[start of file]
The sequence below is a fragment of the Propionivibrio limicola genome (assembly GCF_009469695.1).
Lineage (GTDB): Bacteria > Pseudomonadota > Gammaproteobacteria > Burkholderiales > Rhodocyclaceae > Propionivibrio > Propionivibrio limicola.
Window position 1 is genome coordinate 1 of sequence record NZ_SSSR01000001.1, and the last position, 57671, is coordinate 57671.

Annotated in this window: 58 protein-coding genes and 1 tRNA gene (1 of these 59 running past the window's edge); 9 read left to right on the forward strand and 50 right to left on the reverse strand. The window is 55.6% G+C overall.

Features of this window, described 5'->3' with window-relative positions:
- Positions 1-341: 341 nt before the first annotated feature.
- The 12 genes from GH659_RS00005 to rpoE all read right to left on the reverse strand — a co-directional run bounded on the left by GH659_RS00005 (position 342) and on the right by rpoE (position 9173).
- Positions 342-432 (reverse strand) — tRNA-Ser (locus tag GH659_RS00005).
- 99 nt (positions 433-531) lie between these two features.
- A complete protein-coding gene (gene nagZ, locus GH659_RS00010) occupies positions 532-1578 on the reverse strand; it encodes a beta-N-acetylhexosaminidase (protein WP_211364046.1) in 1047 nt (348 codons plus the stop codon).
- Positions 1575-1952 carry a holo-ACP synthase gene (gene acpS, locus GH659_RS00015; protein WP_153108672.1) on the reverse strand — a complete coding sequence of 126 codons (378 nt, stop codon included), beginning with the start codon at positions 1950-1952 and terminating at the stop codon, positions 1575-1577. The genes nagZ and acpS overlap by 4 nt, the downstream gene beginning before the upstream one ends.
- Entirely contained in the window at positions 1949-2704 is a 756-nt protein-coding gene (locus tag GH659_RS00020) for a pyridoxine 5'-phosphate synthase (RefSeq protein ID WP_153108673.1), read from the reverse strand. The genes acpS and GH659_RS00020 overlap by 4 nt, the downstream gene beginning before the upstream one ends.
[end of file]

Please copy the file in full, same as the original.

The sequence below is a fragment of the Propionivibrio limicola genome (assembly GCF_009469695.1).
Lineage (GTDB): Bacteria > Pseudomonadota > Gammaproteobacteria > Burkholderiales > Rhodocyclaceae > Propionivibrio > Propionivibrio limicola.
Window position 1 is genome coordinate 1 of sequence record NZ_SSSR01000001.1, and the last position, 57671, is coordinate 57671.

Annotated in this window: 58 protein-coding genes and 1 tRNA gene (1 of these 59 running past the window's edge); 9 read left to right on the forward strand and 50 right to left on the reverse strand. The window is 55.6% G+C overall.

Features of this window, described 5'->3' with window-relative positions:
- Positions 1-341: 341 nt before the first annotated feature.
- The 12 genes from GH659_RS00005 to rpoE all read right to left on the reverse strand — a co-directional run bounded on the left by GH659_RS00005 (position 342) and on the right by rpoE (position 9173).
- Positions 342-432 (reverse strand) — tRNA-Ser (locus tag GH659_RS00005).
- 99 nt (positions 433-531) lie between these two features.
- A complete protein-coding gene (gene nagZ, locus GH659_RS00010) occupies positions 532-1578 on the reverse strand; it encodes a beta-N-acetylhexosaminidase (protein WP_211364046.1) in 1047 nt (348 codons plus the stop codon).
- Positions 1575-1952 carry a holo-ACP synthase gene (gene acpS, locus GH659_RS00015; protein WP_153108672.1) on the reverse strand — a complete coding sequence of 126 codons (378 nt, stop codon included), beginning with the start codon at positions 1950-1952 and terminating at the stop codon, positions 1575-1577. The genes nagZ and acpS overlap by 4 nt, the downstream gene beginning before the upstream one ends.
- Entirely contained in the window at positions 1949-2704 is a 756-nt protein-coding gene (locus tag GH659_RS00020) for a pyridoxine 5'-phosphate synthase (RefSeq protein ID WP_153108673.1), read from the reverse strand. The genes acpS and GH659_RS00020 overlap by 4 nt, the downstream gene beginning before the upstream one ends.